Featured Windows, May 2000
Howard Miller Library Window
Building: Howard Miller Library
This Sesquicentennial Window, dedicated in 1997, celebrates the 150th anniversary of the settlement of Zeeland, Michigan. In 1847, led by Jannes VandeLuyster, the Reverend Cornelius VanderMeulen and Jan Steketee, 457 people from the Netherlands crossed the ocean in three sailing vessels and made their way to the Michigan wilderness, where they settled and developed the community that later became the city of Zeeland. The window is filled with symbols and images that refer to Zeeland's history. The three sailing ships on the left side of the window recall the settlers' difficult ocean journey.
Friendly Native Americans smoking a peace pipe, greeted the settlers on their arrival and helped them during the harsh early years. Right:
The large central tree symbolizes the strength and endurance with which the settlers built their log cabins and first church, shown in the background. The woman in Dutch costume represents all of the women whose devotion and work contributed to the success of the settlement.
The circle symbolizes continuance and the rainbow denotes God's faithfulness and blessings to the settlers, who came for both religious freedom and economic opportunity. Quotations inscribed on either side of the circle refer to these goals. At the left are words from leader Jannes VandeLuyster: "I have observed the wonderful way of God in opening the door to America." On the right is advice about land development, given in 1885 by Chief Seattle of the Ottawa people: "Respect the land, teach your children that they teach their children that whatever befalls the earth, befalls the sons of earth." The red, white and blue border, from the colors of the Dutch and American flags, is a reminder of the ties between the settlers' homeland and their new home. In the upper right corner is the Comet Hale-Bopp, which appeared in 1997, Zeeland's sesquicentennial year.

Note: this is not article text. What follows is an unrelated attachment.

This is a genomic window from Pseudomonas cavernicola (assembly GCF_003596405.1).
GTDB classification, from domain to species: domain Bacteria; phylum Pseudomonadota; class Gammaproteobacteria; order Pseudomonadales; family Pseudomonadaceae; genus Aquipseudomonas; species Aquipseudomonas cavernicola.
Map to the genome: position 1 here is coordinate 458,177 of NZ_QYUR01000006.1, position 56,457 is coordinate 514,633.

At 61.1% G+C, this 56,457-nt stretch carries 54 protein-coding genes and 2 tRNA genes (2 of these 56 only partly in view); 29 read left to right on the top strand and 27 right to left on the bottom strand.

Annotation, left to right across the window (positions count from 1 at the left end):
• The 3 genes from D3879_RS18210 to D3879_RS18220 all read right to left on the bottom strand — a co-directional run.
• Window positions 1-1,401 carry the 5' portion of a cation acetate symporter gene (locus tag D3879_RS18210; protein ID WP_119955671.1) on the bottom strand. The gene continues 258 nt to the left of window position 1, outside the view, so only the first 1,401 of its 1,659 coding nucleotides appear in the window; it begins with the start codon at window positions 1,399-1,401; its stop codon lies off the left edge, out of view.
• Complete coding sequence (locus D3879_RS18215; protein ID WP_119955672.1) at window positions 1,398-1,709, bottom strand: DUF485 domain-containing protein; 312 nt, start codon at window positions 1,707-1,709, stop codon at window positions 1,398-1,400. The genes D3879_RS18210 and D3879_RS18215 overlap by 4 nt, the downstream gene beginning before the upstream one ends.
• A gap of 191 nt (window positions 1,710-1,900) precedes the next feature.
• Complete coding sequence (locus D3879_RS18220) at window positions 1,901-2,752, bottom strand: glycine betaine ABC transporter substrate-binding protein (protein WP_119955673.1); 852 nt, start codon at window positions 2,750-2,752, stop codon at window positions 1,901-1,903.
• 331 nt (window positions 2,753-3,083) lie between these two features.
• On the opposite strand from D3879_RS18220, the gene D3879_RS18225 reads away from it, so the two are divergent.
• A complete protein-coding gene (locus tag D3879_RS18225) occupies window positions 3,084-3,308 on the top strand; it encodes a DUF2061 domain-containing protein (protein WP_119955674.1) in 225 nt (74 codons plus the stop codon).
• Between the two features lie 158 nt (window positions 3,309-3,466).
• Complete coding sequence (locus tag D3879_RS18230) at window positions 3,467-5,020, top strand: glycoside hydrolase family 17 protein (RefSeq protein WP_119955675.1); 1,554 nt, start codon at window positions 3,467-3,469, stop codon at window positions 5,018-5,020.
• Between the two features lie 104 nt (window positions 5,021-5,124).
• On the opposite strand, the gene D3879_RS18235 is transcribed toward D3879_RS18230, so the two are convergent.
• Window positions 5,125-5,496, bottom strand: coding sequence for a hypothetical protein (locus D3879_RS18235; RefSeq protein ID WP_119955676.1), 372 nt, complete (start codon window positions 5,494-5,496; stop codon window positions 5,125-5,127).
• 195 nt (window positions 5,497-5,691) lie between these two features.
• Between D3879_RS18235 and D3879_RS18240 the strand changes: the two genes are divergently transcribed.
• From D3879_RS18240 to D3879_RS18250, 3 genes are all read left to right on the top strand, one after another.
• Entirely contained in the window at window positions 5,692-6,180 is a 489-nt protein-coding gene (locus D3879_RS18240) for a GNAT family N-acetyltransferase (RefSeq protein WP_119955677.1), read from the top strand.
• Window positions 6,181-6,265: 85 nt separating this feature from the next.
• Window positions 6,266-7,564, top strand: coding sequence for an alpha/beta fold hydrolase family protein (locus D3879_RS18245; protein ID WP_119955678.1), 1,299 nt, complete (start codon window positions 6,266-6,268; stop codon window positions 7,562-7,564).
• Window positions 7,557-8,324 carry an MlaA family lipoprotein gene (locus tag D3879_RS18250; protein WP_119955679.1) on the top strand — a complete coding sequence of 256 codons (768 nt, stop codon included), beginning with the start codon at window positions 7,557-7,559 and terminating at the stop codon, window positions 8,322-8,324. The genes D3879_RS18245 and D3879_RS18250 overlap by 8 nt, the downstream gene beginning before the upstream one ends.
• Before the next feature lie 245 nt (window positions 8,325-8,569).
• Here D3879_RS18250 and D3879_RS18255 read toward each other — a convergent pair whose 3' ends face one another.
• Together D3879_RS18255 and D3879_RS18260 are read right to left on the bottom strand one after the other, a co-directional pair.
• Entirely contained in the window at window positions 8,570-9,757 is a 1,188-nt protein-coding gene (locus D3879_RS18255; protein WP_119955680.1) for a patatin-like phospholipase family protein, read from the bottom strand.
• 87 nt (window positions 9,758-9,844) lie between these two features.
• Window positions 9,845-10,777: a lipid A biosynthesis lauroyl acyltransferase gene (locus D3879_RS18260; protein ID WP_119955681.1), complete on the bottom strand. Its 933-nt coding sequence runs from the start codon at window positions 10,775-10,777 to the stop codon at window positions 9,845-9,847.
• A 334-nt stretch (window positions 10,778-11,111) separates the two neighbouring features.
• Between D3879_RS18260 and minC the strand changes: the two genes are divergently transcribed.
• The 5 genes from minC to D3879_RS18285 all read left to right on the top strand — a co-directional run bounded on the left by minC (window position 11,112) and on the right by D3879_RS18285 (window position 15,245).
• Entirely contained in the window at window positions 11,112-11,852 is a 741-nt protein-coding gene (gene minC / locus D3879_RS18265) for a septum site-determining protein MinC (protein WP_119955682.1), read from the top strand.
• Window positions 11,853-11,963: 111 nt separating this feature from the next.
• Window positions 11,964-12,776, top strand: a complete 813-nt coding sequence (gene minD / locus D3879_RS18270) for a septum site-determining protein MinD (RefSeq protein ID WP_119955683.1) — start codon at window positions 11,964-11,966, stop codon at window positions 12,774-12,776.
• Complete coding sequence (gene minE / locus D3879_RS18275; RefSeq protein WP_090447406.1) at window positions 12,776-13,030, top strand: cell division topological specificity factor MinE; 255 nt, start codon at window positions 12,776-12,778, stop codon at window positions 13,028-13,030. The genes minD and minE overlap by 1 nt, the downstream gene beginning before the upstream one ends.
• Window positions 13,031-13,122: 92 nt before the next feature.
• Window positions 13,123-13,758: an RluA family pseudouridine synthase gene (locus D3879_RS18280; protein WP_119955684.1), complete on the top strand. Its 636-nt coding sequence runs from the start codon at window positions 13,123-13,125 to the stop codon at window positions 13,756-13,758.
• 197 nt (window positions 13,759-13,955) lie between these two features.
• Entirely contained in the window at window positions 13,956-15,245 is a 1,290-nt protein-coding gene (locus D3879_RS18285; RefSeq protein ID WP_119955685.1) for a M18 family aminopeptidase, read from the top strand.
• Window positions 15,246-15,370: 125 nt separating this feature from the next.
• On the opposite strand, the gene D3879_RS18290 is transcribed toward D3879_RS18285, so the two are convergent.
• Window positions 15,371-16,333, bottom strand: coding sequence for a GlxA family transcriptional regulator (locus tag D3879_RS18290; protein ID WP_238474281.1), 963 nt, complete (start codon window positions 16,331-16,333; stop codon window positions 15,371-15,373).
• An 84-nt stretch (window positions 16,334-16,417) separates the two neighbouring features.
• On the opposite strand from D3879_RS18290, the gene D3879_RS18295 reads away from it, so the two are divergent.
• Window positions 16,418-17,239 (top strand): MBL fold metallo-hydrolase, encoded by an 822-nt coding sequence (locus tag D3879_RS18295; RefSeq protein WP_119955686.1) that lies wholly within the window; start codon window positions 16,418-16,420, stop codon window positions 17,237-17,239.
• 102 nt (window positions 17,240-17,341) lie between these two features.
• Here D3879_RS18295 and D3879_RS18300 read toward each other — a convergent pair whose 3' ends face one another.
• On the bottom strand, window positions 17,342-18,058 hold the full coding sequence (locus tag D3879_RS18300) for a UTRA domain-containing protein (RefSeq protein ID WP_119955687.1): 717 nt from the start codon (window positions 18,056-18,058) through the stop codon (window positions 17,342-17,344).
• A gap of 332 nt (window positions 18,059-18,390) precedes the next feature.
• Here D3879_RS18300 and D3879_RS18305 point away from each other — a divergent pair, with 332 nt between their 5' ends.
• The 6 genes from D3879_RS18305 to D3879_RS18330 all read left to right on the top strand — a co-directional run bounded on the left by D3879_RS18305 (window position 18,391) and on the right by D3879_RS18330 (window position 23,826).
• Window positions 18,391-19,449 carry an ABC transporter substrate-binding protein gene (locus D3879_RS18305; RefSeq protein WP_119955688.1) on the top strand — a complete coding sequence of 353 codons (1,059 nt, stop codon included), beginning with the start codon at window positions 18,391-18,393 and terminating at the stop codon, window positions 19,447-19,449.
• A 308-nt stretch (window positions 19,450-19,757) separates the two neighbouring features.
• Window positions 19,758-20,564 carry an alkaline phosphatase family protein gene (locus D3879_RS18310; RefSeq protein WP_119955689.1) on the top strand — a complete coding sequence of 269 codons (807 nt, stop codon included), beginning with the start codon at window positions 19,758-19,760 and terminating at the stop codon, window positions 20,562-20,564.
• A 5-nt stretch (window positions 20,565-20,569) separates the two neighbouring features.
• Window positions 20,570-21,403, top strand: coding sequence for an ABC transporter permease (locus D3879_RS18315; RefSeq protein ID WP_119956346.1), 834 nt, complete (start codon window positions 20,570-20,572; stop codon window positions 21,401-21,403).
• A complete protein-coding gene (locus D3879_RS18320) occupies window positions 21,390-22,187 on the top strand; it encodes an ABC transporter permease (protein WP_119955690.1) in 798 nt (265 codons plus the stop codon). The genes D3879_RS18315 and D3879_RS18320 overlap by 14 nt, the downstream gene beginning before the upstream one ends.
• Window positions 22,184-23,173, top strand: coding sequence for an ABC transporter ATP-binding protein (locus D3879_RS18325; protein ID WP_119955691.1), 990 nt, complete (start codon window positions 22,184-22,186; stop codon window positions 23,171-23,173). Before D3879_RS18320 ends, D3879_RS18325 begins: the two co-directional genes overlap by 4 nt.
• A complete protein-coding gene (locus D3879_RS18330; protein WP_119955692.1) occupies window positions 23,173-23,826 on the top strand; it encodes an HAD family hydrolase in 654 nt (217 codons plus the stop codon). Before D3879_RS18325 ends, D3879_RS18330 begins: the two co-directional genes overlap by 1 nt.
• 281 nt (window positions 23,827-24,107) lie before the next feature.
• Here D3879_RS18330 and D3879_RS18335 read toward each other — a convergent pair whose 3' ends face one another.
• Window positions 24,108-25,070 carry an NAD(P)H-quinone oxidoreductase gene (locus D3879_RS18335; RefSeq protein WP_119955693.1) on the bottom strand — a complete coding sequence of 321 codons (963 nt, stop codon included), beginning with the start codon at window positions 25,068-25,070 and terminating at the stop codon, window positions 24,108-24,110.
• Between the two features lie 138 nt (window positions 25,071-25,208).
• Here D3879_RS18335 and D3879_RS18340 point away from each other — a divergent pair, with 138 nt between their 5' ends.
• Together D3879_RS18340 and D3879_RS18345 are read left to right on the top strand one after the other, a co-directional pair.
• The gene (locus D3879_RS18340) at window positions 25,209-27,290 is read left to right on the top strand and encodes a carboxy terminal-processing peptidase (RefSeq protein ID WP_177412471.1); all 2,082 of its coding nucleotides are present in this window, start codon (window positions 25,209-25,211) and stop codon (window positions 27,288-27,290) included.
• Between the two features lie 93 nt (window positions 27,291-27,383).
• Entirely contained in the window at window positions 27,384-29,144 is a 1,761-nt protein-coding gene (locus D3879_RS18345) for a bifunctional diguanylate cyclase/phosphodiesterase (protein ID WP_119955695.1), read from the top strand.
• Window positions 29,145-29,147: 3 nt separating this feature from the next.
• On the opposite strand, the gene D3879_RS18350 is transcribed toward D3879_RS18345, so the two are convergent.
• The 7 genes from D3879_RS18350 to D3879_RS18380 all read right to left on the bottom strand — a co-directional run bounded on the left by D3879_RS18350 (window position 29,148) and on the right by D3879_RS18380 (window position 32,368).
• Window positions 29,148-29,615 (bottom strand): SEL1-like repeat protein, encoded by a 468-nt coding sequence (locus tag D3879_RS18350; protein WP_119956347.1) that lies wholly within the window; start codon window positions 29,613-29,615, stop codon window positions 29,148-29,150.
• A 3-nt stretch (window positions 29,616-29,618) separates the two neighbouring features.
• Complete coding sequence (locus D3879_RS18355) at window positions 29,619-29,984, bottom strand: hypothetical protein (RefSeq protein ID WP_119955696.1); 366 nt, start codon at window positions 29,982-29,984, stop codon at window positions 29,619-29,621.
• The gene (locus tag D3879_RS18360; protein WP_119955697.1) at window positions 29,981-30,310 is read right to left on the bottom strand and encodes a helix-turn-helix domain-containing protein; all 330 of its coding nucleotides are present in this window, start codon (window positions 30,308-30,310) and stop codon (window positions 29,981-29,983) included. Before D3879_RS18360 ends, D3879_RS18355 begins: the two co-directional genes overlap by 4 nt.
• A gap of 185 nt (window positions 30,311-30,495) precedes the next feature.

The Sesquicentennial Window was created by John VanderBurgh of Zeeland. Born in 1916 in The Hague, Netherlands, he entered his uncle's stained glass studio as an apprentice at the age of 16. He also studied art at the Royal Academy in The Hague. Because there was no stained glass work available in the Netherlands following World War II, VanderBurgh came with his wife and three children to the United States in 1951 and settled in Zeeland. After working for the Grand Rapids Art Glass Company for several years, he opened his own studio in Zeeland in 1960. Throughout the past half century, VanderBurgh has created many stained glass windows for churches and other buildings in western Michigan, often doing all of the work himself, from designing and cutting to painting, firing and assembling. He says, "Working with stained glass windows has made life exciting for me, and it is still fascinating. I know I'm creating things that will be around much longer than I will."
Text by Betty MacDowell, Michigan Stained Glass Census, May , 2000.